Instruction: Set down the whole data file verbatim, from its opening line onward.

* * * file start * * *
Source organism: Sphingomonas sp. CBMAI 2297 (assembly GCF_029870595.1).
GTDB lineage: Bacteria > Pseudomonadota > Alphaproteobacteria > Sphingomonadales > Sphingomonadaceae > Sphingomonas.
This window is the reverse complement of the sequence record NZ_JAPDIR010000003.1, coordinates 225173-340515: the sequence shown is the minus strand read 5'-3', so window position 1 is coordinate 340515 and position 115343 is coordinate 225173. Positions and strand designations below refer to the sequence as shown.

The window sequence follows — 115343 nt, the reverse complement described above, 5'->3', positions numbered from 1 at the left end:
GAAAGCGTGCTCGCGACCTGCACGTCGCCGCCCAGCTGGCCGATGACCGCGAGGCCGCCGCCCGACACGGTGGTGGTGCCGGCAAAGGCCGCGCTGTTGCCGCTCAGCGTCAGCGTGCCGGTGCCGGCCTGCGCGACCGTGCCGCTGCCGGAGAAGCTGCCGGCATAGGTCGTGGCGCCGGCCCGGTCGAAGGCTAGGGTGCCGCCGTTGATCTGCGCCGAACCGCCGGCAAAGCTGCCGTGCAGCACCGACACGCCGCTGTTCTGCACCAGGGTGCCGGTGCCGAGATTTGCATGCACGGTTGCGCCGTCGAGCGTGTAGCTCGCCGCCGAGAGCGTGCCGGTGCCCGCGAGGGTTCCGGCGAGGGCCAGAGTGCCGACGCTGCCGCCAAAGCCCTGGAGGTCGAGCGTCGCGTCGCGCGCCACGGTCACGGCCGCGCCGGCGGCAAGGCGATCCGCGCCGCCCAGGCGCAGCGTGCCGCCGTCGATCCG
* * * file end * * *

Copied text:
Source organism: Sphingomonas sp. CBMAI 2297 (assembly GCF_029870595.1).
GTDB lineage: Bacteria > Pseudomonadota > Alphaproteobacteria > Sphingomonadales > Sphingomonadaceae > Sphingomonas.
This window is the reverse complement of the sequence record NZ_JAPDIR010000003.1, coordinates 225173-340515: the sequence shown is the minus strand read 5'-3', so window position 1 is coordinate 340515 and position 115343 is coordinate 225173. Positions and strand designations below refer to the sequence as shown.

The window sequence follows — 115343 nt, the reverse complement described above, 5'->3', positions numbered from 1 at the left end:
GAAAGCGTGCTCGCGACCTGCACGTCGCCGCCCAGCTGGCCGATGACCGCGAGGCCGCCGCCCGACACGGTGGTGGTGCCGGCAAAGGCCGCGCTGTTGCCGCTCAGCGTCAGCGTGCCGGTGCCGGCCTGCGCGACCGTGCCGCTGCCGGAGAAGCTGCCGGCATAGGTCGTGGCGCCGGCCCGGTCGAAGGCTAGGGTGCCGCCGTTGATCTGCGCCGAACCGCCGGCAAAGCTGCCGTGCAGCACCGACACGCCGCTGTTCTGCACCAGGGTGCCGGTGCCGAGATTTGCATGCACGGTTGCGCCGTCGAGCGTGTAGCTCGCCGCCGAGAGCGTGCCGGTGCCCGCGAGGGTTCCGGCGAGGGCCAGAGTGCCGACGCTGCCGCCAAAGCCCTGGAGGTCGAGCGTCGCGTCGCGCGCCACGGTCACGGCCGCGCCGGCGGCAAGGCGATCCGCGCCGCCCAGGCGCAGCGTGCCGCCGTCGATCCG